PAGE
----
23andMe | Coopers DNA Journey


23andMe are leaders in domestic genome testing (autosomal DNA, your mtDNA, and your yDNA if you are male). Growing up the only way you would ever hear about genetic testing was via the news and criminal cases and if anyone had to go through paternity testing. Even so, it was very few and far between. The costs of requesting your own tests were extortionate and it wasn’t a viable method for the average Joe. We relied on the NHS for all testing and to take care of us.

Fast forward to today and while I am super grateful we still have a free NHS system, it has been stretched beyond all measures. This has resulted in a lack of funding for specific tests or medications – there is now a postcode lottery which is hugely unfair. This is where 23andMe come in, they allow you to take control of – YOUR – own health and wellbeing. This alone will take a huge pressure of the NHS as people will have the capabilities to understand their own biomechanics and chemistry and take action to improve it where possible, rather than taking up a multitude of appointments that may be unnecessary.



Not long after 23andMe started, I was going through a multitude of health issues, we now know what the condition is but at the time it seemed to be one thing after another, most of the issues were secondary to the main cause (which is common for most with chronic conditions). I did get a 23andMe test so that I could attempt to fix myself, I was fed up of continually going to the doctors, taking meds, being in pain and felt defeated. Taking the test allowed me to regain an understanding of myself, and my genetics so that I could work on my epigenetics to improve my health and you know, it absolutely worked!

When I completed the test I found I had the APOE4 Alzheimer’sgene and I was a carrier of hereditary hemochromatosis (H63D variant). My three sons dad also got tested so that we could look at both results and see what we could have passed to each of our sons, we found that their dad also was a carrier of hereditary hemochromatosis (C282Y variant). This, of course, meant that my sons could either have zero variants, have one variant and also be a carrier or hold two variants and have hereditary hemochromatosis. My sons are typically very healthy kids. Cole has Tourette’s syndrome (not coprolalia), Cooper was Coombes position when he was born and had a huge pyogenic granuloma on his forehead, he’s had ferritin issues, thyroid issues, textural issues and issues with fatigue, Rome was told he had ADHD but none of my sons have been on meds except for Cooper (iron supplements) and of course the removal of the granuloma.

Cooper seems to follow my traits more, he looks like me, he suffers in the same way with fatigue that I and many of my Imre line do so I decided to get all of my sons tested, one at a time, but starting with Cooper. I’ve always wondered if the kid will end up with hemochromatosis as he seems to be the unluckiest, and if he does have it, we can take steps now to ensure he doesn’t end up with liver issues because of it.

The more you know, the better you can prepare.

I’ve also wondered what their blood types are? I’m A+/O- and their dad is O+/O+ which means that I am a carrier of the negative type (Common in my Kelly line). With Coop being Coombes positive I do believe he is O+ but I wonder if he or any of them carry the lack of positive antigen which isn’t all that common? Similarly, I have issues with my C677T MTHFR gene which can cause a whole host of issues, I do wonder if Coop might have this variant also but if he doesn't, again it’s another one that’s manageable.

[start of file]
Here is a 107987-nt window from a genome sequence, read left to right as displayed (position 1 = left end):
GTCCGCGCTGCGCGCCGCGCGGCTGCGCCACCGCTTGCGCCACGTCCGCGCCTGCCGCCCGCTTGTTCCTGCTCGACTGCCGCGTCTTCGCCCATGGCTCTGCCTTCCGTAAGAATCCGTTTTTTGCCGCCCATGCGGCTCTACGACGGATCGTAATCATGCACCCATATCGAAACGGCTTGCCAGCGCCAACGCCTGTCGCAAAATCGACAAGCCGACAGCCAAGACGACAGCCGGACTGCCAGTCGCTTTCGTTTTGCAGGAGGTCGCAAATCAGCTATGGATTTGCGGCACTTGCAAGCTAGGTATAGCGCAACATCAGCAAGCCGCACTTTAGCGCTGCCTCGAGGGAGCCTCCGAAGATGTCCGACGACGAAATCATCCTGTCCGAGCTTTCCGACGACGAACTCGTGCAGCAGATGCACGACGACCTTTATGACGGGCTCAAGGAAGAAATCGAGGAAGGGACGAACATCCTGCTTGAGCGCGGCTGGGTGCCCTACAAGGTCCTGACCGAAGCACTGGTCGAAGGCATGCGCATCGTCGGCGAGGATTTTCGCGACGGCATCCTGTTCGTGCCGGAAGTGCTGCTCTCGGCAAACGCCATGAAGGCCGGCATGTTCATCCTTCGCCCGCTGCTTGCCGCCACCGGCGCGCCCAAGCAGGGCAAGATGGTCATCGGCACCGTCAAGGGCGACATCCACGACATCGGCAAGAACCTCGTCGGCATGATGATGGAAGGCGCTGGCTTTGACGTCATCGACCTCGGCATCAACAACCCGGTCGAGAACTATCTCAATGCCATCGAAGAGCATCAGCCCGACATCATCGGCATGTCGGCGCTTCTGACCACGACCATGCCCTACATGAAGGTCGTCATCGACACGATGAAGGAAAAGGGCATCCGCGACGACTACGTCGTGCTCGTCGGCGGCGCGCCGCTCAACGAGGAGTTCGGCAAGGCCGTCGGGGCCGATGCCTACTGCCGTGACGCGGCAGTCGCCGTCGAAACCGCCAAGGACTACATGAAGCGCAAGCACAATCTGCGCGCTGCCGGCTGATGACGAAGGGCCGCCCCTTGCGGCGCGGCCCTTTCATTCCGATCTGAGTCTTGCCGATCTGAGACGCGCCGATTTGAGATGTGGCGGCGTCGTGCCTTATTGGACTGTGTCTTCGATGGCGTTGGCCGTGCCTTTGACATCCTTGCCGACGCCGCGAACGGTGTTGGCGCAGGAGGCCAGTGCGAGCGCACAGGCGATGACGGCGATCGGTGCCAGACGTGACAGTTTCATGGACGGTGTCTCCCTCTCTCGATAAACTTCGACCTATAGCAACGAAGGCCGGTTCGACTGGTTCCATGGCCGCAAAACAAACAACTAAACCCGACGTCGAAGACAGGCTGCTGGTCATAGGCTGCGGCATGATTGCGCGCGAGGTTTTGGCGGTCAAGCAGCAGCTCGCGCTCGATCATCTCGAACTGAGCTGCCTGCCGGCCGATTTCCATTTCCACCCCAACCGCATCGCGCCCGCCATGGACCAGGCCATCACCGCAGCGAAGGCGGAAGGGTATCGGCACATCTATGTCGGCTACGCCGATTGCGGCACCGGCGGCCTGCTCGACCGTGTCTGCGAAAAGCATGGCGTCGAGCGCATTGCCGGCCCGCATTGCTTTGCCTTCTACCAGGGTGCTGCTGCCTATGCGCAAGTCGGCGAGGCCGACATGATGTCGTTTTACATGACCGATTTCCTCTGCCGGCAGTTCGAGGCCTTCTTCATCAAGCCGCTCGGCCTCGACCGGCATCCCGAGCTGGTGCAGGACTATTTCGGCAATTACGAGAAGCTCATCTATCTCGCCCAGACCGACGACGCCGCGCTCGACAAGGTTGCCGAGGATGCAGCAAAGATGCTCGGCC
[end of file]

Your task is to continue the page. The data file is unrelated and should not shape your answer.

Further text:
Either way, it will be good to know where we stand, for their health and even their own families' health as they get older, knowing what they can pass to their children is like having a magic key I suppose. Cooper on the other hand only cares about the ancestry aspect, he absolutely believes that he will have British and Irish, Eastern European and African ancestry even though I’ve told him neither I or their dad has any African ancestry but, the boy won’t listen. I think he has a bit to learn about how ancestry DNA is passed down haha.           

My ancestry includes:

Britain & Ireland
France & Germany
Eastern European (Hungary, Transylvania, Poland, and Czech)
Jewish (Poland)
Asia – Sri-Lanka, Malaysia, and Turkic (Russia)
Native American (Inuit)

Their dad’s ancestry includes:

Britain & Ireland
France & Germany
Scandinavian

As you can see there aren’t even trace amounts of African but I do love that he is passionate about the variety of areas. I know he will be gutted when he realises he’s a mix of the above. Maybe he’ll embrace his inner Magyar yet, who knows. Whatever the results show, we will use them to carve out a better and healthier future for him until he’s old enough to do so himself. While 23andMe is very basic in what information they provide (hello Government red tape) there are other sites such as My Heritage and GEDMatch where you can upload your data to get a more in-depth ancestry calculation. Likewise there are sites such as Promethease which allow you to upload your data to gain better health reports which you can print for your doctor to keep on your medical file.

What I will note is that if you plan to use the test to prove paternity, it won’t be suitable. 23andMe’s tests do not focus on parentage and will not stand up in court if this is a reason for consideration I advise you to opt for a court-appointed service.

I’ll keep you posted on the outcome for Coop's test. Fingers crossed. 

Elyse

Statement: PR Sample

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